A-Level Results: Got Your Results?
Congratulations! But before you rush off to the boozer to celebrate your cerebral success (and kill off a few of those valuable brain cells) there are a few issues to be addressed. You may have got exactly what you needed, done just enough or confounded everyone with your scintillating grades – whatever – you should still think about your choices carefully.
Each of the statements below give specific advice for whatever situation you might find yourself in right now. Following that ‘What are my options?’ should help you to plan your next step. (We won’t keep you from that first drink for long, honestly.)
I Did Better Than I Expected – Time for a Gap Year
In short – of course! . But whether you should or not is a different matter. Obviously if your plans have come together, right results, gap year planning underway, then go for it!
If, however, you’ve only just come up with the idea of taking a gap year in the euphoria of results day then think again. You may well have a brilliant year, but don’t rush into this decision.
If you’re thinking about a gap year, you’ll have to think about deferment first. Whether or not you’ve considered it in the past is probably a good indicator of whether it is a good idea overall (if you haven’t, why are you suddenly thinking about it now?).
I Did Better Than Expected – Time for a Better Degree
So you’ve spawned your results, eh? Only joking – revel in the glory, you (probably) deserve it. Anyway, if you’re thinking that the course you originally applied for is now beneath you, stop and have a think.
Did you choose this course because you wanted to do it? If so, then it’s probably the right one for you. If it was an informed choice based on where the course leads you in the future, its reputation or that it holds a particular interest, then you shouldn’t really be thinking about changing. You’ve got the grades you needed – so follow your initial instincts.
If, however, your choice of course was more an arbitrary decision designed to get you in somewhere, then it may be better to reconsider your options. A snap decision over the next day or two is probably inadvisable, though, as the pressure of the clearing system can lead to accepting an equally inappropriate place.
Now is the time to chew over in full whether this is the course for you. If it looks good and seems to suit your desires, stick with it. If it’s not: reconsider. If this is the case, you may be better off deferring.
In all these cases, a gap year may be a good idea giving you time and breathing space to mull over your options, but this in itself is not something to rush into.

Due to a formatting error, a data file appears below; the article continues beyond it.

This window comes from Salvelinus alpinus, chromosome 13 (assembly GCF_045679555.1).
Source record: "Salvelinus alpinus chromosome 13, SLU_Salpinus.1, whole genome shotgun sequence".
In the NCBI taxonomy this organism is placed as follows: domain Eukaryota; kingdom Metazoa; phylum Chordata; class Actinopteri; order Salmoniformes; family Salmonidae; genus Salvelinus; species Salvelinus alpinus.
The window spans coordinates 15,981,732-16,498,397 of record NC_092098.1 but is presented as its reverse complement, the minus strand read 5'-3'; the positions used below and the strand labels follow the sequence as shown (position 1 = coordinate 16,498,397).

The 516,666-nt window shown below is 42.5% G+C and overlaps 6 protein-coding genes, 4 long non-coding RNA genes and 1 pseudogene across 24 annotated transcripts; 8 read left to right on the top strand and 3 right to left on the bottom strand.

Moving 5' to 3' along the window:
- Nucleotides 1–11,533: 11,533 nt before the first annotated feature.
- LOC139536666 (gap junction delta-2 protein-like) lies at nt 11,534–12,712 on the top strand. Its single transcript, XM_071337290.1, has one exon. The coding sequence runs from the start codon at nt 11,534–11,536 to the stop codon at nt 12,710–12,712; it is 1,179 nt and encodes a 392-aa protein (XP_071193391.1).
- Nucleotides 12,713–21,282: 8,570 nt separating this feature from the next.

What are My Options?
If a gap year is now your goal, you’ll need to defer your university place.
If you planned to defer when you first applied to university – and made that clear on your UCAS form – UCAS will organise the deferral for you. If, in the light of your results, you now plan to defer, UCAS can’t help you.
In that case, you now have to contact the university in question to arrange deferral yourself. Talk to the relevant admissions officer to see whether deferral can be arranged. It often can – in which case, great. If not, the only option is to leave the system to re-apply next year.
If your results are higher than you expected, then you may want to change course. If you are certain about this, then think about the following:
Make sure there are suitable courses available in Clearing.
Get released by the university who have offered you a place.
Before you follow this route, though, think hard about whether you really want to reject the course you had initially decided to pursue.
Take a gap year!
All in all the world’s a bit of a breeze, isn’t it? Exams in the past, results in and now a gap year to look forward to. Now you’ve just got to work out where to start: Australia or the Arctic, voluntary work or paid work, inter-railing or a round the world ticket. There’s a whole lotta world out there, you’ve just got to go explore it!
Get a job
Having got the grades, it may be tempting to look to the world of work to get you started on the career ladder. The thought of cash in your pocket played off against the prospect of penniless studentdom is an alluring prospect. We would strongly advise, however, that if you have a suitable university place or gap year lined-up that you take these opportunities first.
Having done this well in your A levels, a good degree will definitely improve your prospects over all. And, in years to come, you could well find yourself looking back at missed opportunities when you should be reminiscing about your excellent time at uni, or your marvellous gap year.